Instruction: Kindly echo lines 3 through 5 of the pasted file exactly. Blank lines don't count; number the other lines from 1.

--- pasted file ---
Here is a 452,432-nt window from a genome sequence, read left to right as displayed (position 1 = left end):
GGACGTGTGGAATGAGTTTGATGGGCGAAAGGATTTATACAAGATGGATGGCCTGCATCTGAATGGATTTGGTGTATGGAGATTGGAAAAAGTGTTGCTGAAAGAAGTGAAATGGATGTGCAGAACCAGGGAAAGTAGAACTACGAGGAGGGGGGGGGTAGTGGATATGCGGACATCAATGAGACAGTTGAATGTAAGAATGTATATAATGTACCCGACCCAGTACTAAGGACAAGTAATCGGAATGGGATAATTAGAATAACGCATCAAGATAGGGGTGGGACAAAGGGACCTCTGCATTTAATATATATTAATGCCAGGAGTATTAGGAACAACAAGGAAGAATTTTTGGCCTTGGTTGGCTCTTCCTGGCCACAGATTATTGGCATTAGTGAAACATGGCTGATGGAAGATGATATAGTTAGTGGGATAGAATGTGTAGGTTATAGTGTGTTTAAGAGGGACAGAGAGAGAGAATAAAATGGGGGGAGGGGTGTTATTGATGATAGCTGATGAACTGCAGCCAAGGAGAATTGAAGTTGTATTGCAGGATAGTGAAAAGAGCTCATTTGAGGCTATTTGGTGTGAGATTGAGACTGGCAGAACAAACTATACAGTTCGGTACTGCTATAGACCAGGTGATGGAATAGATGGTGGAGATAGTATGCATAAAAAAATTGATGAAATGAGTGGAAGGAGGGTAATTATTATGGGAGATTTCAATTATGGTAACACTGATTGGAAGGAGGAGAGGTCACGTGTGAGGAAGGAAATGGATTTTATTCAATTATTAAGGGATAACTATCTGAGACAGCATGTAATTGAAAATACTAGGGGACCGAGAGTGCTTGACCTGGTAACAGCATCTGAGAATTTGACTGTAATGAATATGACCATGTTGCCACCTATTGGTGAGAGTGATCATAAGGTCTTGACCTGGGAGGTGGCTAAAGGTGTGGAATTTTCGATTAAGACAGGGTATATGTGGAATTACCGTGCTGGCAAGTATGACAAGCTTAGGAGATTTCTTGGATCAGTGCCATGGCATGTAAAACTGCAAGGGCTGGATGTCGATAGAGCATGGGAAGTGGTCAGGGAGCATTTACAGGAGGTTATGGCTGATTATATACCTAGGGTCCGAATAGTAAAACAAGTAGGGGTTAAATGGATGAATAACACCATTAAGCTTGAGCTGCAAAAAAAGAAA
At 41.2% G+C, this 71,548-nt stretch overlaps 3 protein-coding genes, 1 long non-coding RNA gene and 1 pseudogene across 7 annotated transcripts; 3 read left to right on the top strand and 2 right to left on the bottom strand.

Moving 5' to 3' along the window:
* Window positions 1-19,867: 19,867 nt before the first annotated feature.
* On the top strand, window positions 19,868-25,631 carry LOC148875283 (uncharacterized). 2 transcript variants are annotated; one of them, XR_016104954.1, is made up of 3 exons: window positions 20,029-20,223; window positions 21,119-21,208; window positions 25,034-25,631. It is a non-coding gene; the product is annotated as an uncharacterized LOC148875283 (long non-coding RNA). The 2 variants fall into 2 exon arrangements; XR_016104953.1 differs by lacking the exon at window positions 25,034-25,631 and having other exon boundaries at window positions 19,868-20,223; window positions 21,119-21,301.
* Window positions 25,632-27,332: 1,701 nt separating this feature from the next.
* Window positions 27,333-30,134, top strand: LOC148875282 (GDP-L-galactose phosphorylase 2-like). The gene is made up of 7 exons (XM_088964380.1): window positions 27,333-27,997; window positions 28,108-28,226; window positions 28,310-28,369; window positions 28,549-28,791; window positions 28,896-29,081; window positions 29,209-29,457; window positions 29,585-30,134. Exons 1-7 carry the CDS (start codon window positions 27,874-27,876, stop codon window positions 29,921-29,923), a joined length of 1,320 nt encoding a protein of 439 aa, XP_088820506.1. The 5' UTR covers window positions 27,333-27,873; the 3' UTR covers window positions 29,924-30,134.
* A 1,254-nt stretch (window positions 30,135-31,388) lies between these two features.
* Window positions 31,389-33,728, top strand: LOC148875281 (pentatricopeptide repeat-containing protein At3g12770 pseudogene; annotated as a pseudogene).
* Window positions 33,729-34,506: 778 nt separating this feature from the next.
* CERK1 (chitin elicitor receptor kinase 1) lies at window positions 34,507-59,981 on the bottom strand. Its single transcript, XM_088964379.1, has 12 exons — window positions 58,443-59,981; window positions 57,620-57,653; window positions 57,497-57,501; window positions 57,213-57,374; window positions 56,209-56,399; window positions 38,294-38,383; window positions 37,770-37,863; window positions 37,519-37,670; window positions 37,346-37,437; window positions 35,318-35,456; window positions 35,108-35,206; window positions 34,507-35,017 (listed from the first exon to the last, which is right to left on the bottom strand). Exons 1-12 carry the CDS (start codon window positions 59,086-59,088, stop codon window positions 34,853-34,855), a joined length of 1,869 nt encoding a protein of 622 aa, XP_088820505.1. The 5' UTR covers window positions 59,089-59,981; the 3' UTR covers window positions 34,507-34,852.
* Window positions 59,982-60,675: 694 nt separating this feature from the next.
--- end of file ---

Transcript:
At 41.2% G+C, this 71,548-nt stretch overlaps 3 protein-coding genes, 1 long non-coding RNA gene and 1 pseudogene across 7 annotated transcripts; 3 read left to right on the top strand and 2 right to left on the bottom strand.

Moving 5' to 3' along the window:
* Window positions 1-19,867: 19,867 nt before the first annotated feature.